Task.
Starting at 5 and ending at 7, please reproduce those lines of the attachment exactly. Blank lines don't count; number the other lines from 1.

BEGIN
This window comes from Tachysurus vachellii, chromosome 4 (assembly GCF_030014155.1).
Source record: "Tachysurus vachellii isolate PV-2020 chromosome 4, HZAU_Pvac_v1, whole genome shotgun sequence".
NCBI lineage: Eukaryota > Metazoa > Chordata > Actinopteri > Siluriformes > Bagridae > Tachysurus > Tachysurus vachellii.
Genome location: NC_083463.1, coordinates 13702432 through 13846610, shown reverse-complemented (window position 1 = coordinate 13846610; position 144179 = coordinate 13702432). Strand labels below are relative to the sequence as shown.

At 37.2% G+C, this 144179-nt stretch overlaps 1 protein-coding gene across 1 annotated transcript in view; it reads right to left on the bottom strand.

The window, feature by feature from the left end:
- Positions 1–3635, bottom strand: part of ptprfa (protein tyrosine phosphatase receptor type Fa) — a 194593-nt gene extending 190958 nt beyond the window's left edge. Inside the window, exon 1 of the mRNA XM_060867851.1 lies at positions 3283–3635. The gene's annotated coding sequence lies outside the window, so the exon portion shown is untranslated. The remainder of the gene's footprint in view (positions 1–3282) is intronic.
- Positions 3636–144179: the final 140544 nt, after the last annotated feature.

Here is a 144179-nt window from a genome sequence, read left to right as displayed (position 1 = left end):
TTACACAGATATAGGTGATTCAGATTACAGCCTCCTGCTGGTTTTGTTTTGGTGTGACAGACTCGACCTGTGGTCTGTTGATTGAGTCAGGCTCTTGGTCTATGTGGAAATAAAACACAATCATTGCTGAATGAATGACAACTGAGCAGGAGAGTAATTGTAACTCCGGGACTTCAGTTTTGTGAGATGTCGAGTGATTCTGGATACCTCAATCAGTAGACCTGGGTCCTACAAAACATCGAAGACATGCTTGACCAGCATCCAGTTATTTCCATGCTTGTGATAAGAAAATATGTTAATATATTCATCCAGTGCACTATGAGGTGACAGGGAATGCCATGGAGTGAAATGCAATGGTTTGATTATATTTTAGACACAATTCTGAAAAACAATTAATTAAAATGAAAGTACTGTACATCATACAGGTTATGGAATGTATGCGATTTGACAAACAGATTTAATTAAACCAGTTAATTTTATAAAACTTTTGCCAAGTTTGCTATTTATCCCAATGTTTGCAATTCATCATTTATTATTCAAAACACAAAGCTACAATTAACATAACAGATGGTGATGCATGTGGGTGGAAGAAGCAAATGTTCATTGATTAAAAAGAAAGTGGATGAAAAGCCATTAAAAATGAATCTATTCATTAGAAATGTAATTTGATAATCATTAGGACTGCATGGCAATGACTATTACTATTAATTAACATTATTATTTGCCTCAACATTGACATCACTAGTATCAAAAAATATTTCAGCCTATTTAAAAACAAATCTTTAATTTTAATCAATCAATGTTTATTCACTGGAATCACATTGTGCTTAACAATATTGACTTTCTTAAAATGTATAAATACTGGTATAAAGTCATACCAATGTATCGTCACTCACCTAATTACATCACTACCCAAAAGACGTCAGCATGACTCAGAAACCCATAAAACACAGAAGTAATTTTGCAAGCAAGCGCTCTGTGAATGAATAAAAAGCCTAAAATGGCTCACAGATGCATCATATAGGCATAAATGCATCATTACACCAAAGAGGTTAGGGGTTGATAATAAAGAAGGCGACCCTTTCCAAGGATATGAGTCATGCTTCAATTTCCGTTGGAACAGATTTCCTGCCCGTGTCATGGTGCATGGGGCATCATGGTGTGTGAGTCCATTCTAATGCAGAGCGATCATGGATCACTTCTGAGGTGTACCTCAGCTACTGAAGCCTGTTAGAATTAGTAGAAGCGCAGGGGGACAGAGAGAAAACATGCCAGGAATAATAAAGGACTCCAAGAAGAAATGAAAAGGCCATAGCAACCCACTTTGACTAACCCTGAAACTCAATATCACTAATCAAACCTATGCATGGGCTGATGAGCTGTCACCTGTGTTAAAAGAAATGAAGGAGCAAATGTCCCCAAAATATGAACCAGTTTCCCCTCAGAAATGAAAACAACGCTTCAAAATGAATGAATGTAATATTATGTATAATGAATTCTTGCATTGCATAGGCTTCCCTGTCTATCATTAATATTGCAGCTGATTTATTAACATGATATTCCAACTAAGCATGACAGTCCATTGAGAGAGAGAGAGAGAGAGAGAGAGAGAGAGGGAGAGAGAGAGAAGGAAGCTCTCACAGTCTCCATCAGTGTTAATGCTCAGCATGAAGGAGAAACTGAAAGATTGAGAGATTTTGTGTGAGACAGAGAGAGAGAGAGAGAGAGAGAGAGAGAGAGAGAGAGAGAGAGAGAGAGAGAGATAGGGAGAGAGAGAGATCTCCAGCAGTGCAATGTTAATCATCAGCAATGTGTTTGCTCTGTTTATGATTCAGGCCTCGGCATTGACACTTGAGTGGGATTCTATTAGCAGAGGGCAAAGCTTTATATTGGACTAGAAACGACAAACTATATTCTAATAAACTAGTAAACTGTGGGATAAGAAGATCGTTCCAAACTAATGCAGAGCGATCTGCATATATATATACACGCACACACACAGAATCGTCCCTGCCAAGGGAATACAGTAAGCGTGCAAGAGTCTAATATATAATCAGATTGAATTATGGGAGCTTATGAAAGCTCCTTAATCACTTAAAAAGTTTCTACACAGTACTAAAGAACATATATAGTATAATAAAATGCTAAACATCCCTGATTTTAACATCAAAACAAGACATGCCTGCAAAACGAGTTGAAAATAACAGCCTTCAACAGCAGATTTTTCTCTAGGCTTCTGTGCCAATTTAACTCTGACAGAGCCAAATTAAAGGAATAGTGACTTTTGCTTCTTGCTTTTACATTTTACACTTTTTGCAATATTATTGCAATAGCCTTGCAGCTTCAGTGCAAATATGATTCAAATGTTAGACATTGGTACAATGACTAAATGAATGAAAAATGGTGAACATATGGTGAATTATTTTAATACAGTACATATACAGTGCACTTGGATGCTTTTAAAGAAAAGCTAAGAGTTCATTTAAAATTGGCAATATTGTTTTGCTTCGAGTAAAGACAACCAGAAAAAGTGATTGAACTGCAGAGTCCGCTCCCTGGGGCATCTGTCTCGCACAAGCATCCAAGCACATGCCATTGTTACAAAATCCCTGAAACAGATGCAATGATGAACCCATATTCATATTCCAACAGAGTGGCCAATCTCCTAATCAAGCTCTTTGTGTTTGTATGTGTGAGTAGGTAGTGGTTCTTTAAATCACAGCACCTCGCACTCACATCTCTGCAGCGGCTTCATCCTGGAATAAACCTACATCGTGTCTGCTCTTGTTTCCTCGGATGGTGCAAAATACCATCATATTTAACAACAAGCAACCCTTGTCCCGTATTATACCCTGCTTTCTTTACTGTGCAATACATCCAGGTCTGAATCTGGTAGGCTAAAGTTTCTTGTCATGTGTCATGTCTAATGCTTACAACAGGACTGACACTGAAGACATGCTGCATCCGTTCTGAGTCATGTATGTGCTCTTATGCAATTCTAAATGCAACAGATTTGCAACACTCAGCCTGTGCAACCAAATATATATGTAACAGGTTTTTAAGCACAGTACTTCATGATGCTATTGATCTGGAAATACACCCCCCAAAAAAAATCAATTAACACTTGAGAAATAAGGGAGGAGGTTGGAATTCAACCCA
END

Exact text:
At 37.2% G+C, this 144179-nt stretch overlaps 1 protein-coding gene across 1 annotated transcript in view; it reads right to left on the bottom strand.

The window, feature by feature from the left end:
- Positions 1–3635, bottom strand: part of ptprfa (protein tyrosine phosphatase receptor type Fa) — a 194593-nt gene extending 190958 nt beyond the window's left edge. Inside the window, exon 1 of the mRNA XM_060867851.1 lies at positions 3283–3635. The gene's annotated coding sequence lies outside the window, so the exon portion shown is untranslated. The remainder of the gene's footprint in view (positions 1–3282) is intronic.